And so I waited to get numb. I waited and I waited. The most that happened was a vague, unpleasant tingly sensation. But I still had feeling. The hygienist prodded me a few times and asked "Can you feel this?" and looked at me strangely when I nodded in the affirmative.

The solution to this problem? Another shot! So there was more hand holding and more talk of Mexico and the creeping numbness finally started to kick in.

After about 10 minutes, I couldn't feel much of anything on the one side.

The filling itself, while uncomfortable and full of drills and noises and spraying dental matter, was quite straight forward.

As an added bonus, I watched a tv that was situated on the ceiling. Unfortunately, the show was Dr. Phil, so I had to endure whiny teenagers who were SO IN LOVE OK?! with their shifty boyfriends and who hated their parents for....being parents.

So, the dentist finished the filling, but still, I was captive in the chair.

Oh yes, this appointment was a "two fer". Not only did I get a filling, but I also suffered through the unique dental torture that is a mouthguard fitting.


So imagine that expanding foam insulation that everyone's dad buys at Home Depot.

Now imagine taking that insulation, spraying it in your mouth and "gently clamping down" as this horrible stuff oozes all around your mouth and threatens to drip down your throat.

And imagine someone cheerfully telling you not to swallow which, of course, reminds you that you desperately want to swallow.

Oh! And this stuff sets really fast, which means it forms a pretty intense seal around your teeth.

Apparently, my teeth bonded to this stuff in an "unusual way" and the hygienist had to literally brace herself against my head in order to successfully pry the gunk off my teeth.

She reassured me that I do still, in fact, have all of my teeth still in my mouth. I have my doubts.

So that was fun.

On the up side, I managed to not to drool all over myself on the train ride home. So there's that.

I'm home now and actively waiting for the numbing to wear off. Because I received two doses of Novacaine, the dentist said it could take "anywhere between 3 and 7 (!) hours to get full feeling back again".

In the meantime, I may engage in some idle tongue chewing.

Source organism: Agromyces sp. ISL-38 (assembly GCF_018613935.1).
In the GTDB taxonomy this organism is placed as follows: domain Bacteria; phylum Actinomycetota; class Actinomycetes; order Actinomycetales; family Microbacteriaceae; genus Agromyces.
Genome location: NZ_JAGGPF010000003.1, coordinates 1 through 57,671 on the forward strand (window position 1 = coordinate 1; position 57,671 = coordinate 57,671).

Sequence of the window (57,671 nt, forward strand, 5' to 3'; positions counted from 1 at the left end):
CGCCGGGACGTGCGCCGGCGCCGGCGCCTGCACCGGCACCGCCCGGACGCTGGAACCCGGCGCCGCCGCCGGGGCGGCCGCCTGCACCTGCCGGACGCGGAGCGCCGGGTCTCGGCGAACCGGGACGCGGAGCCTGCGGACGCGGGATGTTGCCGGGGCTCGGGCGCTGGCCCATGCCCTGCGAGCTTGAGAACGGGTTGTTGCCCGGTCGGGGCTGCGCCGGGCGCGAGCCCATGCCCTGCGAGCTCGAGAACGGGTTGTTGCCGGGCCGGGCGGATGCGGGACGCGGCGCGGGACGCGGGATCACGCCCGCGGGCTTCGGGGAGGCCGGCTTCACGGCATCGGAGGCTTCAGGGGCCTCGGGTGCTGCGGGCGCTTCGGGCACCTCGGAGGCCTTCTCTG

Tuesday, February 2, 2010

Stress and Numbers and Graphs

I had a stressful morning, full of broken alarm clocks and flailing. I was afforded 2.5 extra hours of sleep due to malfunctioning technology, but by the time I did awake from my slumber, I was in a total state of panic.

I managed to get dressed, perform basic hygiene functions, feed the cats and rocket up to the bus stop in about 3.5 seconds. I think I broke a sound barrier.

After arriving at work 1.5 hours later than usual, I was about 1.5 hours behind in everything I tried to do today.

This made for a long, frustrating and tedious work day.

Finally, finally it was home time! I shuffled out onto the congested downtown streets and shoved my way onto a crowded skytrain. Surrounded by 9.5 million fellow cranky commuters, I spent the ride home trying to preserve some kind of personal space. It was a losing battle.

Immediately following the skytrain ride came a short jaunt in a shuttle bus which deposited me in Port Moody.

As I walked down the hill toward my townhouse, I marveled at how my stress level declines exponentially as I more farther away from downtown Vancouver.

If I were to express this in a mathematical equation (why not?!), it would look something like this:

Except replace those words with "Stress Level" and "Distance From Vancouver", respectively.

Vancouver is full of noise and people and buildings. And I don't particularly care for noise or people or buildings.

And while Port Moody is not where my heart is truly at home, it at least allows me to breath and stretch and look at the scenery without having to look past a skyscraper.

So, even though I spent the whole day 1.5 hours behind, I came home, and I took some deep breaths, and I was able to catch up to myself.